It's May 6, the third day of Adobe MAX conference, Los Angeles quoted as "The Creativity Conference". Creative Enthusiasts from all around the globe had their eyes on the launch of CS7. But Adobe closed the door on the Creative Suite and introduced Creative Cloud. The acquisition of Behance in December 2012, for which Adobe paid more than $150 million in cash and stock, should have been served as a hint that Adobe was aiming for a social and collaborative future in the cloud. Adobe even said it will no longer be developing its Creative Suite range of software, leaving its subscription and cloud-based Creative Cloud as the only way of accessing the latest version of Photoshop. Adobe has been trying to encourage users away from the traditional one-off payment licenses and on to a "monthly payment model", with features such as online storage and syncing between devices. This latest move ups the ante by making it the only option for future versions of the software. As of the first quarter the subscription of the new cloud service has already exceeded 500,000.
Does this move makes sense?
This move is surely to curb piracy as almost 50% people use the pirated version of this software. But the real people who are going to lose are the hobbyists as it will undoubtedly be unsettling for many people who have always thought of software as a one-off purchase. The serious amateur photographer who buys a version of Photoshop and then use it for 5-6 years or the girl who uses only Photoshop. Now they’ll have to pony up and pay the $30-$50/month for the single app. Personally I don’t like the idea of software as a service. There’s something unsettling about it. I like buying a piece of software and knowing that I can install it and use it for years without paying the company another cent. It’s ‘mine’ even though I know it’s only a license.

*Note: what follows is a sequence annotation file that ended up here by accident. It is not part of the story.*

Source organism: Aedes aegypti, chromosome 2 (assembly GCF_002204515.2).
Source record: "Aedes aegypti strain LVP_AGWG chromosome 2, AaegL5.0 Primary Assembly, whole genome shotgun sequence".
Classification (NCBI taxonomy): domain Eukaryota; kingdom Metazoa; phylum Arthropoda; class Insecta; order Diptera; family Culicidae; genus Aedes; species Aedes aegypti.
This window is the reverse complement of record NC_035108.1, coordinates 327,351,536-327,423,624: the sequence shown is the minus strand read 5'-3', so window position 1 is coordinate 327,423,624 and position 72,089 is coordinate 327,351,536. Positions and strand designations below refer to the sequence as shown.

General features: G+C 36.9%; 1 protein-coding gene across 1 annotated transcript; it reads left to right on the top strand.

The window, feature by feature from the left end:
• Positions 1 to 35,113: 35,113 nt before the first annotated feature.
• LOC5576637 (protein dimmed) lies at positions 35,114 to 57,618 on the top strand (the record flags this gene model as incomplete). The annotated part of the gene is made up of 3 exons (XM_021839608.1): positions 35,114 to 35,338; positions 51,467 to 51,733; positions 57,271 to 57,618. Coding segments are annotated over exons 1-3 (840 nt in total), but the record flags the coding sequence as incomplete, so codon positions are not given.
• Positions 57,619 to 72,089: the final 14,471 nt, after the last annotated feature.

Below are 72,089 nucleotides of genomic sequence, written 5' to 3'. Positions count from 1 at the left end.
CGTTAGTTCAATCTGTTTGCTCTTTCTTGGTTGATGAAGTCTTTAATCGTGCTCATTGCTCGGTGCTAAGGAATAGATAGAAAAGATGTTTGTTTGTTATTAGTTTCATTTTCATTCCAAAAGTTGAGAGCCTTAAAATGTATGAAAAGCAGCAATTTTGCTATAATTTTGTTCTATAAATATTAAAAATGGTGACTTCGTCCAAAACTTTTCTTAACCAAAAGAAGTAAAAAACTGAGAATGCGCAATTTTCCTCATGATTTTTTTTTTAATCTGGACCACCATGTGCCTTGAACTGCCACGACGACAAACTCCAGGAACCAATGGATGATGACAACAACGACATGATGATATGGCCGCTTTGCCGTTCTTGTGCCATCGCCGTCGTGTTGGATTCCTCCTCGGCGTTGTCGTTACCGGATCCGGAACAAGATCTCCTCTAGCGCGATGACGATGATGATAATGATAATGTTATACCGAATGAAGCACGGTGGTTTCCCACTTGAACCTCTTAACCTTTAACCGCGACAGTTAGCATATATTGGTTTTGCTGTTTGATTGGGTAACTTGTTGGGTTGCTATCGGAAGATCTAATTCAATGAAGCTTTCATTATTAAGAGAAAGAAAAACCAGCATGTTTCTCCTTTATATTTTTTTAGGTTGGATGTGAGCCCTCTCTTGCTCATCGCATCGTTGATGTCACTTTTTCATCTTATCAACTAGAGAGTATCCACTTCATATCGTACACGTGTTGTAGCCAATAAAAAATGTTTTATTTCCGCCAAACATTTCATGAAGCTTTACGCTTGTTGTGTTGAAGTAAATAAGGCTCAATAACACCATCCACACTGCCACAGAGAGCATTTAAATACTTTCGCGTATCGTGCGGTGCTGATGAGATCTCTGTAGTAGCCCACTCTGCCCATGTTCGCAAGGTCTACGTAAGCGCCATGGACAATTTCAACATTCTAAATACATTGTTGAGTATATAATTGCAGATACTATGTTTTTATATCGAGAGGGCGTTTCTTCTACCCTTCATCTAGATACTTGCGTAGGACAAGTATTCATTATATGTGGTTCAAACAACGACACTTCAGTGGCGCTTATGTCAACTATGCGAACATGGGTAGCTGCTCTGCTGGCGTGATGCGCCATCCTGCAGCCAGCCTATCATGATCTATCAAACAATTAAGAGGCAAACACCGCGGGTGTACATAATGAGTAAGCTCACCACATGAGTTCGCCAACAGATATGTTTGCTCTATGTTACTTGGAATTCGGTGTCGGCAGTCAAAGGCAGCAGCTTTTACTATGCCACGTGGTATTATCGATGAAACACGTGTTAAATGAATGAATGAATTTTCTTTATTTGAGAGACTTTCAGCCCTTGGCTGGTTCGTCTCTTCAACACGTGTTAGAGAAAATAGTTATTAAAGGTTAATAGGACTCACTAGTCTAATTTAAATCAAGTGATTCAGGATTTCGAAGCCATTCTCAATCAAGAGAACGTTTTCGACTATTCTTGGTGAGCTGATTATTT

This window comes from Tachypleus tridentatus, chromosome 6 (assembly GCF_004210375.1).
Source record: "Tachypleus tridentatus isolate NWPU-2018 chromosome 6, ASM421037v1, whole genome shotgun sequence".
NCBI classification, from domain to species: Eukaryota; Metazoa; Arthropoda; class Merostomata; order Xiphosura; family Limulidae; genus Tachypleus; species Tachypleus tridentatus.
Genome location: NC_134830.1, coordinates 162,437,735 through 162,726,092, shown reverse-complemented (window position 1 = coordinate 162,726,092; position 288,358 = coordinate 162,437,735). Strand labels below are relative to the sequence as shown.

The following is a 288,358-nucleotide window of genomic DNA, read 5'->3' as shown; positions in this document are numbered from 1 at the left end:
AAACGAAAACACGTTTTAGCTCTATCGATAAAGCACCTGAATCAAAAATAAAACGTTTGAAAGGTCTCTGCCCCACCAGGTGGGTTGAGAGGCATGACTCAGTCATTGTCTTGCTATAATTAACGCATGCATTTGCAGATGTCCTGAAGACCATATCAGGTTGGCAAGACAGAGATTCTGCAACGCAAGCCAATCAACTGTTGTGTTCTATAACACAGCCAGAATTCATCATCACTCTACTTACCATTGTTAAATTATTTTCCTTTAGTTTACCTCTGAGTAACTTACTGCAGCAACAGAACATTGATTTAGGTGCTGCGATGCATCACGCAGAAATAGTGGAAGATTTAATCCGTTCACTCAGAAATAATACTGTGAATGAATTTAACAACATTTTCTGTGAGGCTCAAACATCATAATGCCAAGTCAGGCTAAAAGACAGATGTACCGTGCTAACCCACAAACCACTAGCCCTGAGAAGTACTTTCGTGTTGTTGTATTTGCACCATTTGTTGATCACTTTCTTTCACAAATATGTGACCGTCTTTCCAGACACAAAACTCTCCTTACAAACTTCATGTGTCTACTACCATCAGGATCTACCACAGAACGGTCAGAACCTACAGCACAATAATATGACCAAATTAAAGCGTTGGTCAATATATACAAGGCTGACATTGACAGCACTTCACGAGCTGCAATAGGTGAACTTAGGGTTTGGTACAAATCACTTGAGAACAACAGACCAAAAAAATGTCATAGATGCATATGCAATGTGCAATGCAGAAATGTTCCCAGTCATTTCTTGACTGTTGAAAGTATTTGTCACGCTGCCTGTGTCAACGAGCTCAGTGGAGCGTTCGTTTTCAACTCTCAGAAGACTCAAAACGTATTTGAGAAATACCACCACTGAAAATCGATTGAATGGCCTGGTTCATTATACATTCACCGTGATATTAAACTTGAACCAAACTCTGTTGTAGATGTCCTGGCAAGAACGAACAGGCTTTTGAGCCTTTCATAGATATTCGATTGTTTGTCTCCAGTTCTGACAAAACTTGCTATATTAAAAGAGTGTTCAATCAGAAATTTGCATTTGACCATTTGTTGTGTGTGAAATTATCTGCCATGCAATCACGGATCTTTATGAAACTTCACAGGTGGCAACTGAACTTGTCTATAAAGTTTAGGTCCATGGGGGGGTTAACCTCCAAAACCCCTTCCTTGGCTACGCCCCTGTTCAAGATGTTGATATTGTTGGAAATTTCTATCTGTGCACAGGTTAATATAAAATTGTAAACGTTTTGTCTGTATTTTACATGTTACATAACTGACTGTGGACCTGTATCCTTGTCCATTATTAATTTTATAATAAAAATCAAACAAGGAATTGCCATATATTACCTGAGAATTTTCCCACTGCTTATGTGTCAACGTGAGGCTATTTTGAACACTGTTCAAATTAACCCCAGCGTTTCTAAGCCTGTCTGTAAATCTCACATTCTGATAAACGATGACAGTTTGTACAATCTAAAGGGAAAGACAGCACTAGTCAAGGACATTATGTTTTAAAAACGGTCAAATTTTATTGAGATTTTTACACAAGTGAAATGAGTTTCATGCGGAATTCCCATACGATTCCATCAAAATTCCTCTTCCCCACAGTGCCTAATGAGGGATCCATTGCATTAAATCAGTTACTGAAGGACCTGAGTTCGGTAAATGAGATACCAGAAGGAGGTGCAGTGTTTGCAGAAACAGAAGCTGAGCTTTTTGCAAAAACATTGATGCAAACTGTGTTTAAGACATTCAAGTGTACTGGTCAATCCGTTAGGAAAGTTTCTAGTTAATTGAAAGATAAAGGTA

But somehow it is our own fault as we never looked into the open-source alternatives at the first place itself before downloading the torrent file + crack. Ten years back when Photoshop was not that powerful, we - creatives, clung to it which eventually led to a creative lock-in, where we are dependent on this product to such an extent that open-source software such as GIMP also has a version of Photoshop look alike- GIMPshop. It is high time we seriously consider using open-source alternatives like Xara(for Corel) and Blender(for Maya, Cinema4D, 3DS max) which are equally powerful. Although it will have some learning curve but at least think about the long term benefits over the short term gains. Become a developer and even contribute to these open source projects. Only then we will be able to avoid such creative lock-ins in future.